Matt Smith was the Parliamentary candidate for Cardiff West in the 2017 General Election and has stood for the Welsh Assembly. He currently works as a lawyer.

Mark Drakeford, a self-styled ’21st-century socialist’, won Welsh Labour’s leadership election, succeeding Carwyn Jones to become the fourth Prif Weinidog Cymru (First Minister of Wales).

The Morning Star said that “left-wingers across the country were celebrating”’ when the Cardiff Corbynista won a majority of the ballots with the backing of Momentum and Unite. ‘Peak Corbyn’ is alive and kicking in Wales.

Drakeford is the second First Minister to have sat for Cardiff West, inheriting this seat from Rhodri ‘clear red water’ Morgan, Wales’ second First Minister, who employed Drakeford as an advisor. He beat two other Cardiff-based Assembly Members: Vaughan Gething and Baroness Eluned Morgan of Ely.

Devolved politics in Wales now risks becoming a left-wing entertainment complex for Welsh Labour’s machine politicians, ensconced in their Cardiff Bay bubble.

In November a Welsh Political Barometer poll (YouGov for ITV Wales/Cardiff University) found sixty per cent of Welsh Labour supporters said they didn’t know who any of the candidates actually were – and Drakeford actually polled worst among the few who knew anything about the candidates.

The Cardiff Bay Cartel

Drakeford says he will follow ‘radical socialist traditions’. ‘Radical’ is an odd prefix, given all three candidates spent over half their Senedd terms alongside each other in Jones’ cabinets. BBC Cymru Wales described Drakeford as the ‘ultimate government insider’.

Now Drakeford, Gething, and Morgan are cabinet colleagues once again. Jones’ team remains in situ though the moderates Huw Irranca Davies and Alan Daviesm and the Jones’ era spads Matt Greenough and Huw Price have been sacked.

The term ‘feudal socialism’ aptly captures the dismal sameness at the top of Welsh government. Labour’s succession is proof less of renewal than evidence of Pareto’s theory of circulating elites, which tells us that change occurs not when rulers are overthrown from below but when one elite replaces another.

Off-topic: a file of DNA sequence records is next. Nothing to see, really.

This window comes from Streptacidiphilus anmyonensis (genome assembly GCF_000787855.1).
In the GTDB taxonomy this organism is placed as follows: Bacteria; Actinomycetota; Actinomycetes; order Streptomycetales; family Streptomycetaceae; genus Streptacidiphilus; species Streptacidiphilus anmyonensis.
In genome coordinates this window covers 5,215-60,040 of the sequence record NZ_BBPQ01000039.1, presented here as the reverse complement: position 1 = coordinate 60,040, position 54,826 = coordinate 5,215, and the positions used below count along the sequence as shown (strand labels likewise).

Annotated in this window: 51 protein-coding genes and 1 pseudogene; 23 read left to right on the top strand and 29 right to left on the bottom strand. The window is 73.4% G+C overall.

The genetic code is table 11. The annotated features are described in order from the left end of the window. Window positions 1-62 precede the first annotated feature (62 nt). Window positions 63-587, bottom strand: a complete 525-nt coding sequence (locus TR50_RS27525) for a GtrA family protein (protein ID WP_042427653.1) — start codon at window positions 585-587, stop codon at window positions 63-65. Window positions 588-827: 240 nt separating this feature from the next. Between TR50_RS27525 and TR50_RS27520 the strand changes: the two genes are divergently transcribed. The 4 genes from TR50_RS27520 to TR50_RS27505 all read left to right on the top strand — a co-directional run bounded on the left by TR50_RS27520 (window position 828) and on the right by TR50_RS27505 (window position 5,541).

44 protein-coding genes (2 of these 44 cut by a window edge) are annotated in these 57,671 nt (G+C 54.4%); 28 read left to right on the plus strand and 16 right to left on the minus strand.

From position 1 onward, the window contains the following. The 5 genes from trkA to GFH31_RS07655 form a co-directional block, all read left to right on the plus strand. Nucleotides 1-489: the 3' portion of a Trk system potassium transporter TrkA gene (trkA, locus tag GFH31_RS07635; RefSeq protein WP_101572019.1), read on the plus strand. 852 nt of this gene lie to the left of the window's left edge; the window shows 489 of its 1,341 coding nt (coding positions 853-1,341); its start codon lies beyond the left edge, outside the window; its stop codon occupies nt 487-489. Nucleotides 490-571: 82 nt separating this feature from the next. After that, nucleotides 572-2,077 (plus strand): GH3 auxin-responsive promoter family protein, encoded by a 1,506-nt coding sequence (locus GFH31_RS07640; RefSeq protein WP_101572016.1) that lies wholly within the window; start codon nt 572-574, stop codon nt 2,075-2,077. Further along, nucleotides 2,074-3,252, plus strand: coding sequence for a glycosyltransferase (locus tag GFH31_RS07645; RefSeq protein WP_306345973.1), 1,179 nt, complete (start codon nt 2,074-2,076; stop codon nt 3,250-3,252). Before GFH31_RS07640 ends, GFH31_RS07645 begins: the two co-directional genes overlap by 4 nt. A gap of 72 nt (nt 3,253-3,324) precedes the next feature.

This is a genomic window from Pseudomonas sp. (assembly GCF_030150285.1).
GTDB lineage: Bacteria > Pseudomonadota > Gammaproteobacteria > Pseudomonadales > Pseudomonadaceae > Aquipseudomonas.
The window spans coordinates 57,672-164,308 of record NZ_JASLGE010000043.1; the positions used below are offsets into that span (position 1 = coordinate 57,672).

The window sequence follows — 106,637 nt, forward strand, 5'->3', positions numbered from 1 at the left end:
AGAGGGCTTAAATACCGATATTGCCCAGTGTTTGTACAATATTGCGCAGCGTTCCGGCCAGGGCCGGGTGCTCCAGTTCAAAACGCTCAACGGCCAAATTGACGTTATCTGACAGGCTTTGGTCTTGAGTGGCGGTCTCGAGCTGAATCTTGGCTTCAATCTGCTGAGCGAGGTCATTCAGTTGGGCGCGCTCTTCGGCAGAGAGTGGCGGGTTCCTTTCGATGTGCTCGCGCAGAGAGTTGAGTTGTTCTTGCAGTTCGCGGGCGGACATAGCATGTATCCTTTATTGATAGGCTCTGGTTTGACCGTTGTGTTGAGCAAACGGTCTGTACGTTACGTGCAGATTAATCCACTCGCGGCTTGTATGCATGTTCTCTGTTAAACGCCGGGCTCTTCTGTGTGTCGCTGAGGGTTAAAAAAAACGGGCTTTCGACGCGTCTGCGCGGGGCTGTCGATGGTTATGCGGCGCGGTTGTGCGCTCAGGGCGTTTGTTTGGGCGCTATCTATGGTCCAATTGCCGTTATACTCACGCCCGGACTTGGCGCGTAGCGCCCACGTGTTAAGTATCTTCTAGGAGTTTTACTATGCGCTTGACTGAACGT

Welsh Labour’s red oligarchs have controlled Welsh government since the dawn of devolution, either by themselves or through coalitions with Plaid Cymru and the Welsh Liberal Democrats. The ‘men and women of always’ have operated a political cartel that, by the 2021 Senedd elections, will have kept Welsh Labour in power for a nearly a quarter of a century.

The archetypal Cartel Party politician is Kirsty Williams, the sole Lib Dem AM and current Education Secretary. Williams backed Jones’ first ministership during the 29-29 deadlock following the 2016 Senedd elections, humiliatingly cancelled an official visit to Vietnam for a politically sensitive vote on the instructions of her Welsh Labour overlords (costing taxpayers £5,572.52).

She lately committed to support the Welsh Labour-led Government whichever candidate won, and voted to install Drakeford as First Minister.

The devolved governing class is tight with the small clique of commentators, pundits, lobbyists, and academics who shape public policy in Wales. Welsh media journalists are often too close to the politicians they are supposed to scrutinise, and civil society in Wales is dominated by a centre-left groupthink.

Out-of-touch political class inspires only apathy

These factors make real political change harder to achieve than in Scotland. The result is low-calibre governance, poor policy outcomes, and a yawning gap between the ambitions of Wales’ devolved governing class and its ability to deliver.

The disconnect between Wales’ left-wing elites and the nation is highlighted through Brexit. Drakeford says Welsh Labour and the Welsh Government would campaign for Remain in a second referendum, has called for a ‘People’s Vote’ if Parliament does not resolve in favour of participation in the Single Market and a customs union, and wants Article 50 extended.